I am just back from a week of sightseeing on Iceland, but I also managed to fit in a handball game, namely the final European qualifying game between Iceland and Austria. Moreover, I had the opportunity to meet with some of my old handball friends.
The game rather quickly became a bit anticlimactic. Iceland needed to win the game in order to qualify, so there were some nerves involved prior to the game. But soon it became clear that Iceland had regained some of that fighting spirit that seemed missing in the World Championship earlier this year. Their defensive play, including the goalkeeping, was really solid and the Austrians became increasingly desperate. The Icelandic team also managed to use their own chances very efficiently, so the final result 44-29 really reflected the action quite well. The Reykjavik handball arena is rather small, with room for only 2500-3000 spectators; but a different way to look at it is that one percent of the entire population of the country was there to watch the game and cheer on their favorites frantically.
Iceland relied mostly on their experienced players. Thirteen of the players from the World Championship were on the team, most of them at age 30 or above. Only goalkeeper Bjorgvin Gustavsson (25) and Aron Palmarsson (20) have yet to acquire veteran status. Three younger players who are still playing for Icelandic clubs had also been added to the squad, and they got a chance to get out on the court in the final minutes.
More generally, my Icelandic friends described a situation where the flow of new, young talents continues undiminished. The ‘U-21’ team narrowly lost in their World Championship qualifying, having to play Serbia at their home court. And the Icelandic league continues to remain competitive, at least among the top 4-6 teams, despite the fact that no less than almost 60 men’s players are enrolled in clubs abroad, with about half of them in Germany.
I pointedly noted that we are seeing talented Icelandic athletes joining American universities on basketball scholarships; does this in any way suggested that handball is losing its dominating position in Iceland? My friends, who are obviously a bit biased, offered a somewhat joking explanation: if a young talent absolutely wants to study in the U.S., then they reluctantly have to choose basketball; or else the explanation is that they realize that they simply do not have the talent to make it to the top in handball…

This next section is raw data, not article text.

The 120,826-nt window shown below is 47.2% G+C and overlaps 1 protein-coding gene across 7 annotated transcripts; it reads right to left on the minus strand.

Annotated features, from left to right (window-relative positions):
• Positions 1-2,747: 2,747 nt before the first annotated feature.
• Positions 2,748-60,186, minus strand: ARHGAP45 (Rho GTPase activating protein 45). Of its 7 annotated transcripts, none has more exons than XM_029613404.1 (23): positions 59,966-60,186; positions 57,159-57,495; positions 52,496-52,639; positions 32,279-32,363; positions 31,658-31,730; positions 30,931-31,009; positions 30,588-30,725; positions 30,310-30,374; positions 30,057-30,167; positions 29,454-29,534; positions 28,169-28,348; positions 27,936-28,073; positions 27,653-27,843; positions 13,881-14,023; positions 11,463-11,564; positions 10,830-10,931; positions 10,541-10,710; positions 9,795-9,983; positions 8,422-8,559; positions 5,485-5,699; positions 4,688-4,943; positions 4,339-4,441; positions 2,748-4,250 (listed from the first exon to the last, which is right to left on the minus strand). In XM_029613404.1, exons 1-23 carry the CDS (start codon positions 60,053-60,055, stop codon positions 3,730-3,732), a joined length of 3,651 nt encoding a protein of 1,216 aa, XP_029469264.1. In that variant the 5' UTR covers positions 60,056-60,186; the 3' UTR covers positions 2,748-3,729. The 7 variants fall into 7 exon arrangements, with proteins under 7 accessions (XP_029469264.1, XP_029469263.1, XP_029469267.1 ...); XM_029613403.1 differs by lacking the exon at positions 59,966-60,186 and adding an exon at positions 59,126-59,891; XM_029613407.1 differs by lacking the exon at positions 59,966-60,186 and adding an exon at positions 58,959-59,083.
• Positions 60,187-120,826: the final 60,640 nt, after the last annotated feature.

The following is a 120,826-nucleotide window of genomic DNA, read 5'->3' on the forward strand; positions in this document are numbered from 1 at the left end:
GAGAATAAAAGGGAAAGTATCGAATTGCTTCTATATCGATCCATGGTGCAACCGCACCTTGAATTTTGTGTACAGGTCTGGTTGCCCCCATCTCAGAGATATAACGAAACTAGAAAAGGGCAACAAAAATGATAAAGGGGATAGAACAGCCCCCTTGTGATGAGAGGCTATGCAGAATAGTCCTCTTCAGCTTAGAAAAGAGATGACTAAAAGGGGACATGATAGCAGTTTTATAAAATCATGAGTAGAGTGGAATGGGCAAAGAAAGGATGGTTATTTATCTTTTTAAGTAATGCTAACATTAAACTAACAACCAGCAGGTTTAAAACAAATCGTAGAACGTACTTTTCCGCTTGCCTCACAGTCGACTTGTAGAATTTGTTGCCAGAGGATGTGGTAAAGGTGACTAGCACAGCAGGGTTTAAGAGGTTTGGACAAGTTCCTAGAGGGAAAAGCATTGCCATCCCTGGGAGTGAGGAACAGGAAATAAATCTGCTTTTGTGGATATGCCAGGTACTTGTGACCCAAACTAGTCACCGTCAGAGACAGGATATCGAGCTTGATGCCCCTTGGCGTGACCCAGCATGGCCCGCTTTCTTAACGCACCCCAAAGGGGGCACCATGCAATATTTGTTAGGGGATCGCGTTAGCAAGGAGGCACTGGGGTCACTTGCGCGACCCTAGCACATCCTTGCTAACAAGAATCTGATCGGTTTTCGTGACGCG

The men’s champion of the 2010-11 season in Iceland was FH (from the Reykjavik suburb of Hafnarfjordur) who beat Akureyri (from the North Coast) with 3 games to 1 in the play-off finals, thus reversing the positions from the regular season. FH will now participate in the qualifying round of the EHF Champions League. The other two teams in the play-offs was the Reykjavik club Fram and HK Kopavogur. The traditionally strong clubs Haukar and Valur finished next in line.
By the way, veterans Olafur Stefansson and Gudjon Sigurdsson are moving from Rhein-Neckar Lowen to AG Copenhagen for 2011-12, a move that has upset the Germans and has highlighted the complications arising from the fact that both clubs have the same Danish owner. On the other hand, goalie Gustavsson is moving from Switzerland to Magdeburg.
Further to the remarkable feat of Icelandic handball to place so many players in top clubs abroad, one should also remember how many top coaches are working in exile. Gudmundur Gudmundsson, Alfred Gislason and Dagur Sigurdsson may be the most prominent names due their work with top clubs in the Bundesliga, but one should also mention Thorir Hergeirsson who is in charge of the strong women’s national team in Norway. In total, about 15 Icelandic coaches are active abroad. By the way, I got some informal comments that the EHF punishment of Gislason had fallen well short of what had been expected in Icelandic handball circles.
Finally, as some of our (Pan)American readers are aware, there has been an ongoing debate about the legitimacy of an IHF decision to assign Greenland to the PanAmerican continent. But I got a clue during my visit that, in fact, the IHF may have had more of a tangible, scientific basis for this decision than what may have been understood. If anything, the question might arise whether one should really consider Iceland as a part of PanAmerica as well.
The photo at the top provides the clarification. Iceland sits atop the ‘Mid-Atlantic Ridge’, which separates the North American and Eurasian tectonic plates; these are moving apart in a process known as the ‘continental drift’. This drifting is related to earthquakes and tremors, and perhaps also to volcanic eruptions. Nowhere is this division as visible as some distance east of Reykjavik, in the area of Thingvellir, where the Icelandic Parliament was established in the year of 930. So perhaps we should take some credit and argue that most of the Icelandic handball players should in fact be considered ‘American’!? At least perhaps, apropos John Ryan’s recent articles on the topic, they might qualify for dual citizenship!
P.S. If you wonder why there is not one word about women’s handball above, that is because I felt that the belated but remarkable progress on Icelandic women’s handball at the international level warrants a separate article that will come soon!